We can see in the resurrection stories in John 20 both a fear of (and hostilities toward) the Jewish community and a tension with (and felt-superiority over) other Christian communities. We discover a community that thought of itself as standing in the place of Jesus, like him they are sent into the world to reveal God (in the person of Jesus). Like Jesus, they expect persecution at the hands of those who reject their message. Standing between these two communities, they developed an ever more exalted view of Jesus, until at last they confessed: my Lord and my God.
(1)The appearance story in John 21 is widely thought to be a later tradition, added on the death of the original author. It too provides evidence of John's evolving community relations, as I will comment on below. The classic treatment is Raymond E. Brown, The Gospel According to John (New York: Doubleday, 1966-1970) but any commentary will treat the issues. Return to text.
(2)For discussion of the resurrection narratives, their interrelationships and historicity, see Reginald H. Fuller, The Formation of the Resurrection Narratives (Fortress Press, 1980). Pheme Perkins, Resurrection: New Testament Witness and Contemporary Reflection (Garden City, NY: Doubleday, 1984). Gerd Lüdemann, The Resurrection of Jesus: History, Experience, Theology (Minneapolis: Fortress Press 1994). Grant R. Osborne, The Resurrection Narratives: A Redactional Study (Baker Book House, 1984). Return
(3)Raymond E. Brown, The Community of the Beloved Disciple: The Life, Loves, and Hates of an Individual Church in New Testament (Ramsey, NJ: Paulist Press, 1979). See also the works of J. Louis Martyn, History and Theology in the Fourth Gospel (Abingdon Press, 1979) and The Gospel of John in Christian History: Essays for Interpreters (Ramsey, NJ: Paulist Press, 1979). Return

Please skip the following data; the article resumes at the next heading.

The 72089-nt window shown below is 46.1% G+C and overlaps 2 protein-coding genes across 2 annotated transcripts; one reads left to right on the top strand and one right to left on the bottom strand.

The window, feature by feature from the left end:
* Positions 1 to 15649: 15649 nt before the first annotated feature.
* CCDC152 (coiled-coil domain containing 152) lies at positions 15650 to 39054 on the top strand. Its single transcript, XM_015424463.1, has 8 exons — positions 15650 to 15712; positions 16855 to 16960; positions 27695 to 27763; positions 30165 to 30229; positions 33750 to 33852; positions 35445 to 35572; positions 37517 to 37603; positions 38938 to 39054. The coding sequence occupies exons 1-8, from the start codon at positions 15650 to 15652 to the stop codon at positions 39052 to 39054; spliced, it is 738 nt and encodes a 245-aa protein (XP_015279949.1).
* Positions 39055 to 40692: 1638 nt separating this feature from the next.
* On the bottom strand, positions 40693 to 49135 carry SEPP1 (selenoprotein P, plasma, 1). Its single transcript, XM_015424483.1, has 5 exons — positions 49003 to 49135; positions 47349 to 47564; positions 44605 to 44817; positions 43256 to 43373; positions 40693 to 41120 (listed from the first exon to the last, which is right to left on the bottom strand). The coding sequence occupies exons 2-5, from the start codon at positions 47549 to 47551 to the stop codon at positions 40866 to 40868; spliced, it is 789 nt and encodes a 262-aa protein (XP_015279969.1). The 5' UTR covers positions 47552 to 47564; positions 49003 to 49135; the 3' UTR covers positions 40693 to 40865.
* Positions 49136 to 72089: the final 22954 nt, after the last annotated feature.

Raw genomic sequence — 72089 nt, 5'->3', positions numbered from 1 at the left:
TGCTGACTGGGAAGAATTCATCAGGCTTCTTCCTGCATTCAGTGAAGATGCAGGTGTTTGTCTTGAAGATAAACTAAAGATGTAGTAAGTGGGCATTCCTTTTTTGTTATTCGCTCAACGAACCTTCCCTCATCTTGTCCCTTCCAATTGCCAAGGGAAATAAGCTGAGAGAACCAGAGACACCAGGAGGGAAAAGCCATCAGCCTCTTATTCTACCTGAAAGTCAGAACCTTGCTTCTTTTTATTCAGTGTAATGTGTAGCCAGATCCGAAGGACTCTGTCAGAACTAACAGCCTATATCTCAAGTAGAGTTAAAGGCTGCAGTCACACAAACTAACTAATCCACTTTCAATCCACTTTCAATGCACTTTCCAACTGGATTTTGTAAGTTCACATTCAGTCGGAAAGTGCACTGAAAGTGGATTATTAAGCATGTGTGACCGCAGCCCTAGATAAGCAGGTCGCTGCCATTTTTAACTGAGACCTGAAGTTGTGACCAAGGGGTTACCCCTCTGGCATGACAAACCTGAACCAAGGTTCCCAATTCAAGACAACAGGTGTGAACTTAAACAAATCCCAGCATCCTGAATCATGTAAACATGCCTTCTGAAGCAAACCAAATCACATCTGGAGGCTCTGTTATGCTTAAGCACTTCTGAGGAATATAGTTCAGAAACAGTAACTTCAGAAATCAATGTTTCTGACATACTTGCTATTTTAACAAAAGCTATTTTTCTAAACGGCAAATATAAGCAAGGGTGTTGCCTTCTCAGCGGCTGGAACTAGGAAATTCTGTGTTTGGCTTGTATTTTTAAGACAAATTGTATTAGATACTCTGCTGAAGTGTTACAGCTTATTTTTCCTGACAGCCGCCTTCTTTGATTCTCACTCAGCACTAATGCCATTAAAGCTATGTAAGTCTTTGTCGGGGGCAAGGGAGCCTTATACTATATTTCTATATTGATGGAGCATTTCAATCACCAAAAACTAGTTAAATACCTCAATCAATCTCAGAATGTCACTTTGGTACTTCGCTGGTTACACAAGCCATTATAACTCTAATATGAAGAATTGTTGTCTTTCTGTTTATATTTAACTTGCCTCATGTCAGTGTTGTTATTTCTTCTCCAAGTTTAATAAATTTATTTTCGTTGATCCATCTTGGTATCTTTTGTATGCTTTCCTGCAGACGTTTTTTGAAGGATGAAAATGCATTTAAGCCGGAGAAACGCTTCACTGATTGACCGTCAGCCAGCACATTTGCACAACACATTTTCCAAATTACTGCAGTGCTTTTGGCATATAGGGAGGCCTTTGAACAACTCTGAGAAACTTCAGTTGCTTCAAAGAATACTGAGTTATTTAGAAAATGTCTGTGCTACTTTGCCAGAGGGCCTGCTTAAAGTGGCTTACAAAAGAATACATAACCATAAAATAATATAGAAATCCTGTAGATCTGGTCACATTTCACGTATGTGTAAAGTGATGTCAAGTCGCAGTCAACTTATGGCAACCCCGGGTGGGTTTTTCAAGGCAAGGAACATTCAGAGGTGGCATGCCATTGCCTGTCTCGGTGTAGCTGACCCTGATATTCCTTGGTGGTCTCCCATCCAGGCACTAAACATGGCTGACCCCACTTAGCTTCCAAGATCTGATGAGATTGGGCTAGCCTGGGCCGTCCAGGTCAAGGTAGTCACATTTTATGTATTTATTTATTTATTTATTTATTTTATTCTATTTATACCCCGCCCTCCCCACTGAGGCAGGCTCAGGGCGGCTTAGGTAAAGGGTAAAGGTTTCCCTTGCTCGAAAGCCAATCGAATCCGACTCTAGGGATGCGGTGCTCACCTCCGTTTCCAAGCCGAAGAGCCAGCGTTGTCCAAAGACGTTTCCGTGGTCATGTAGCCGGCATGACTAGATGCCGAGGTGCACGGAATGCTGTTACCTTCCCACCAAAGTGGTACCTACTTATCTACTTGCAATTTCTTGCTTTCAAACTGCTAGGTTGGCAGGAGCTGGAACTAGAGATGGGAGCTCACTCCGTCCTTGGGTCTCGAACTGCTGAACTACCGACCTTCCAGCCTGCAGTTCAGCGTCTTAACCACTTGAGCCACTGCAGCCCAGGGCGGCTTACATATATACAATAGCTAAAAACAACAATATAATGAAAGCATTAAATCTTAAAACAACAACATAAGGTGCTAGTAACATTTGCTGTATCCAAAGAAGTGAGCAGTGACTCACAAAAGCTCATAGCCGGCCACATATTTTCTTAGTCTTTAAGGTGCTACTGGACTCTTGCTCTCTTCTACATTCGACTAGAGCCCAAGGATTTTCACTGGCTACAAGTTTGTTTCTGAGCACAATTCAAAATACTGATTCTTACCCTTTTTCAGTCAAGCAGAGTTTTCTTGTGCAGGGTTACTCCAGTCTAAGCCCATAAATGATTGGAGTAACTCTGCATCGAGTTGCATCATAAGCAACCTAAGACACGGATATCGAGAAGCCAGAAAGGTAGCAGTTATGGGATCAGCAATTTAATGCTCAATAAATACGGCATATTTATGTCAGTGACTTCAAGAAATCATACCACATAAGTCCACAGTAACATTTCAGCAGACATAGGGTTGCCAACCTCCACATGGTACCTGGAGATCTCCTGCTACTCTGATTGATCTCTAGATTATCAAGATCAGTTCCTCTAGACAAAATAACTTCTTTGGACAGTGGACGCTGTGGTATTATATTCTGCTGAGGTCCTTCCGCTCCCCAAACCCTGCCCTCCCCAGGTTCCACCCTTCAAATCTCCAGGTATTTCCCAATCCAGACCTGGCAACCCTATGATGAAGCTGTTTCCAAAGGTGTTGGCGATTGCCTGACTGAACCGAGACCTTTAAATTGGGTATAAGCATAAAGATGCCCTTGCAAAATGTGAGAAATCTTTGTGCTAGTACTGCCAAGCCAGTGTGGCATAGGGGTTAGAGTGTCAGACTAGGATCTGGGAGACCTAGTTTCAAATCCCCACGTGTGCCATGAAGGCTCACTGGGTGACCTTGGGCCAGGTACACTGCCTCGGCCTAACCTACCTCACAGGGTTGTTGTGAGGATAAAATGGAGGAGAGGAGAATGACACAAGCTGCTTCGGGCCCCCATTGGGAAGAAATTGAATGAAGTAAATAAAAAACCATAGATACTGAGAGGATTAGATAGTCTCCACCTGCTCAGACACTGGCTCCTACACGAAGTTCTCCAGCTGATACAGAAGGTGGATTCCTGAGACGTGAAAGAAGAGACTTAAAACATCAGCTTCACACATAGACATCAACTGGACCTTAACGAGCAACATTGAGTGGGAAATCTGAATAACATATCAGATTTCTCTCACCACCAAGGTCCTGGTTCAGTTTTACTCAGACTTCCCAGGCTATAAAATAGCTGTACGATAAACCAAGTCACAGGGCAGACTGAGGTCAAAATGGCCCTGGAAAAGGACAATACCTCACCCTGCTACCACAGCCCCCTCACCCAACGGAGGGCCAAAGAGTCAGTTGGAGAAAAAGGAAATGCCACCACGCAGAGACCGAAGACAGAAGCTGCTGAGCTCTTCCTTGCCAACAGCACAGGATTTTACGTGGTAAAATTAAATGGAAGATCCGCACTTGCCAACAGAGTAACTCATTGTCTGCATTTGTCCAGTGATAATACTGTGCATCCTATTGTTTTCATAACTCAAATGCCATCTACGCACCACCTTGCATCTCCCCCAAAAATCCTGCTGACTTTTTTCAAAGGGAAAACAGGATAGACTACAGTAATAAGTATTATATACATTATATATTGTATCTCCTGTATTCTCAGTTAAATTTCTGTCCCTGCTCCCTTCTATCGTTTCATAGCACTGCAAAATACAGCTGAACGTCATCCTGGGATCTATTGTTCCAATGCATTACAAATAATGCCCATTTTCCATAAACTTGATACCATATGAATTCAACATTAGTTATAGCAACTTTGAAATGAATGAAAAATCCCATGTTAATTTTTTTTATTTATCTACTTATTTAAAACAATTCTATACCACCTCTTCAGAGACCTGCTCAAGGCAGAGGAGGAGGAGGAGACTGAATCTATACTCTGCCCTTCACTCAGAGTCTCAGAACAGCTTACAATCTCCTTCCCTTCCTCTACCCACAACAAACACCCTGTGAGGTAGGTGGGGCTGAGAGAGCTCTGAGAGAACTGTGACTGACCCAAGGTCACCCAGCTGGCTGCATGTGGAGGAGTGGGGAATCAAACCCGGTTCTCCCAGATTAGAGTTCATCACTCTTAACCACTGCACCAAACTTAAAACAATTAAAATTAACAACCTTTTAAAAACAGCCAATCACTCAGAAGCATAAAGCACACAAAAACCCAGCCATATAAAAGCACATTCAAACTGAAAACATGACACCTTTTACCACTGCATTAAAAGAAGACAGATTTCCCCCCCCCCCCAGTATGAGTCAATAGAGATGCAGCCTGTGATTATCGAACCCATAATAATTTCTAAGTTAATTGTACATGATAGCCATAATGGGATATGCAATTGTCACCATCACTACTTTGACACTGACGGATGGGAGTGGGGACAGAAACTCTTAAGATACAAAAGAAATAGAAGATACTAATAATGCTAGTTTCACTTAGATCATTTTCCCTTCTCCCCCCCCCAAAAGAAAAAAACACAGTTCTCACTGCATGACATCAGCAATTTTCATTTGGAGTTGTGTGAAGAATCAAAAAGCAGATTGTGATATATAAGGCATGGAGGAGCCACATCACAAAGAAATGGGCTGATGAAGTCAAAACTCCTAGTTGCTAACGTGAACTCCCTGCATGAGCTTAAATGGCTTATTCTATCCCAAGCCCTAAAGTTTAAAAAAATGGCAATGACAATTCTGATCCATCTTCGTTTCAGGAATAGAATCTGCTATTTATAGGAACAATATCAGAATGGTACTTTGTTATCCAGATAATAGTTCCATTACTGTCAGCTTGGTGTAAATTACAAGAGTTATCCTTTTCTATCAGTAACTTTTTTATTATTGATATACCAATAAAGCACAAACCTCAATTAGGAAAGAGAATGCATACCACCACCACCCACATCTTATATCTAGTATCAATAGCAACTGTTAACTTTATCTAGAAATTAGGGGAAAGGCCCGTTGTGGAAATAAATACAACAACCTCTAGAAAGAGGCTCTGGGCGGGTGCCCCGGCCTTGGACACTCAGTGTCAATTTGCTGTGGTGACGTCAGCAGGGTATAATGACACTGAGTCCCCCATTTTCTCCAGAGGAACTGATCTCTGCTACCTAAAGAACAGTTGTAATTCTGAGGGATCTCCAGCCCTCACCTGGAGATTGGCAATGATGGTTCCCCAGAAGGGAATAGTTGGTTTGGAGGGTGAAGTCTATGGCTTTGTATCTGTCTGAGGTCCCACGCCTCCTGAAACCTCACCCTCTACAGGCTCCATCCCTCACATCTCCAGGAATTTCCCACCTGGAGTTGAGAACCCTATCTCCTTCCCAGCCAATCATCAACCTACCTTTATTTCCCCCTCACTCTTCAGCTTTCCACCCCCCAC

(4)For a judicious review of the issues see D. Moody Smith, Johannine Christianity: Essays on its Setting, Sources and Theology (University of South Carolina Press., 1989). Return
(5)For a summary see the appendix to Brown, Community, 171-82. Return
(6) For details see John Bowman, The Samaritan Problem: Studies in the Relationships of Samaritanism, Judaism and Early Christianity (Pickwick Press, 1975); R. J. Coggins, Samaritans and Jews: The Origins of Samaritanism Re-considered (John Knox, 1975); C. H. H. Scobie, "The Origins and Development of Samaritan Christianity," NTS 1973; Shemaryahu Talmon, "The Samaritans," Scientific American 1977 Return
(7)See the approach to Nathaniel in 1:45; for a review of the paradigm see David P. Moessner, "Paul and the Pattern of the Prophet like Moses in Acts," In SBL 1983 Seminar Papers (Scholars Press, 1983:203-212). Return
(8)When we compare John's formulations about Jesus with those of the other accepted gospels, the gap between them becomes clear. Mark, the gospel most often associated with Peter, locates the recognition of Jesus divine sonship in the baptism (1:11) and in the crucifixion (15:39). While both Matthew and Luke recognize Jesus unique birth without human father, neither suggests any idea of preexistence. Return
(9)For a full discussion see Brown, Community, 93-144; 155-162. Return
(10)See Jacob Neusner, "Judaism in a Time of Crisis: Four Responses to the Destruction of The Second Temple," Judaism 21 1972:312- 27. Return
(11)Emil Schürer, The History of the Jewish People in the Age of Jesus Christ (175 B.C. - 135 A.D.), (Edinburgh: T & T Clark, 1979:460-61). R. Kimelman, argues that the prayer was not directed against Christians in "Birkat Ha-Minim and the Lack of Evidence for an Anti-Christian Jewish Prayer in Antiquity," In Jewish and Christian Self-Definition (ed. E. P. Sanders. Philadelphia: Fortress Press, 1981:2:226-44). Return
(12)Especially Steven in Acts 7 and James in Acts 12; see also Josephus' report of the death of James the brother of Jesus in Jewish Antiquities 20.9.1 #200. Return
(13)For an overview see Urban C von Wahlde, "The Johannine Jews: A Critical Survey," New Testament Studies 1982:33-60. Return
(14)For further discussion see "A Divided World," In Anthony J. Blasi, A Sociology of Johannine Christianity (Lewiston NY: Mellen Press, 1996135-68). Return